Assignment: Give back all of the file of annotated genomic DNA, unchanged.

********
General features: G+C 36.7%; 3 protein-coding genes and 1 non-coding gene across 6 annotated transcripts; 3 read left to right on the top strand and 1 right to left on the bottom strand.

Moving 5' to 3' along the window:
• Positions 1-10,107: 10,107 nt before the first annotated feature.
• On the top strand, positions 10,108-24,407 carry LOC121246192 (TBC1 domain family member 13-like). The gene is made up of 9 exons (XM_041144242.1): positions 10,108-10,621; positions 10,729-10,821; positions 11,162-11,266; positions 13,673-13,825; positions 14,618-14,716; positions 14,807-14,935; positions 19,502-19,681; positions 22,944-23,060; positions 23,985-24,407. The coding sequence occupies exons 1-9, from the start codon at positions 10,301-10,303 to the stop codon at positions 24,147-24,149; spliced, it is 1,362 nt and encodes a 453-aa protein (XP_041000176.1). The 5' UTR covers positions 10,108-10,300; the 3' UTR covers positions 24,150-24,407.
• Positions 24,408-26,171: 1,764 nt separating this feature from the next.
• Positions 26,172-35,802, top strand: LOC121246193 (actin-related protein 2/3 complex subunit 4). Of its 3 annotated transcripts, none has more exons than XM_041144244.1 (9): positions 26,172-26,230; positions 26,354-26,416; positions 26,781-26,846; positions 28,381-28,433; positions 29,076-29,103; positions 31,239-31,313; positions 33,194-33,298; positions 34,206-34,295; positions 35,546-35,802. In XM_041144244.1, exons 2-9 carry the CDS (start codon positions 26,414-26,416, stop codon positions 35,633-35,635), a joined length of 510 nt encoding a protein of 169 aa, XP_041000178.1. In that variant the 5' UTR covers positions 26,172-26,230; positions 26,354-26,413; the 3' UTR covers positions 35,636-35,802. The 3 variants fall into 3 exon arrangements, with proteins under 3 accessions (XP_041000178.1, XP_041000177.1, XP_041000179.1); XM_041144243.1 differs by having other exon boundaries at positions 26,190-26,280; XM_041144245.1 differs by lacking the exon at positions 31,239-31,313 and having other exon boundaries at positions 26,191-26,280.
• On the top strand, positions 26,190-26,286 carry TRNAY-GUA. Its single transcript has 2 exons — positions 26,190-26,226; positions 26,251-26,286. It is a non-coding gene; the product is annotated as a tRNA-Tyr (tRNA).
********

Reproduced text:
General features: G+C 36.7%; 3 protein-coding genes and 1 non-coding gene across 6 annotated transcripts; 3 read left to right on the top strand and 1 right to left on the bottom strand.

Moving 5' to 3' along the window:
• Positions 1-10,107: 10,107 nt before the first annotated feature.
• On the top strand, positions 10,108-24,407 carry LOC121246192 (TBC1 domain family member 13-like). The gene is made up of 9 exons (XM_041144242.1): positions 10,108-10,621; positions 10,729-10,821; positions 11,162-11,266; positions 13,673-13,825; positions 14,618-14,716; positions 14,807-14,935; positions 19,502-19,681; positions 22,944-23,060; positions 23,985-24,407. The coding sequence occupies exons 1-9, from the start codon at positions 10,301-10,303 to the stop codon at positions 24,147-24,149; spliced, it is 1,362 nt and encodes a 453-aa protein (XP_041000176.1). The 5' UTR covers positions 10,108-10,300; the 3' UTR covers positions 24,150-24,407.
• Positions 24,408-26,171: 1,764 nt separating this feature from the next.
• Positions 26,172-35,802, top strand: LOC121246193 (actin-related protein 2/3 complex subunit 4). Of its 3 annotated transcripts, none has more exons than XM_041144244.1 (9): positions 26,172-26,230; positions 26,354-26,416; positions 26,781-26,846; positions 28,381-28,433; positions 29,076-29,103; positions 31,239-31,313; positions 33,194-33,298; positions 34,206-34,295; positions 35,546-35,802. In XM_041144244.1, exons 2-9 carry the CDS (start codon positions 26,414-26,416, stop codon positions 35,633-35,635), a joined length of 510 nt encoding a protein of 169 aa, XP_041000178.1. In that variant the 5' UTR covers positions 26,172-26,230; positions 26,354-26,413; the 3' UTR covers positions 35,636-35,802. The 3 variants fall into 3 exon arrangements, with proteins under 3 accessions (XP_041000178.1, XP_041000177.1, XP_041000179.1); XM_041144243.1 differs by having other exon boundaries at positions 26,190-26,280; XM_041144245.1 differs by lacking the exon at positions 31,239-31,313 and having other exon boundaries at positions 26,191-26,280.
• On the top strand, positions 26,190-26,286 carry TRNAY-GUA. Its single transcript has 2 exons — positions 26,190-26,226; positions 26,251-26,286. It is a non-coding gene; the product is annotated as a tRNA-Tyr (tRNA).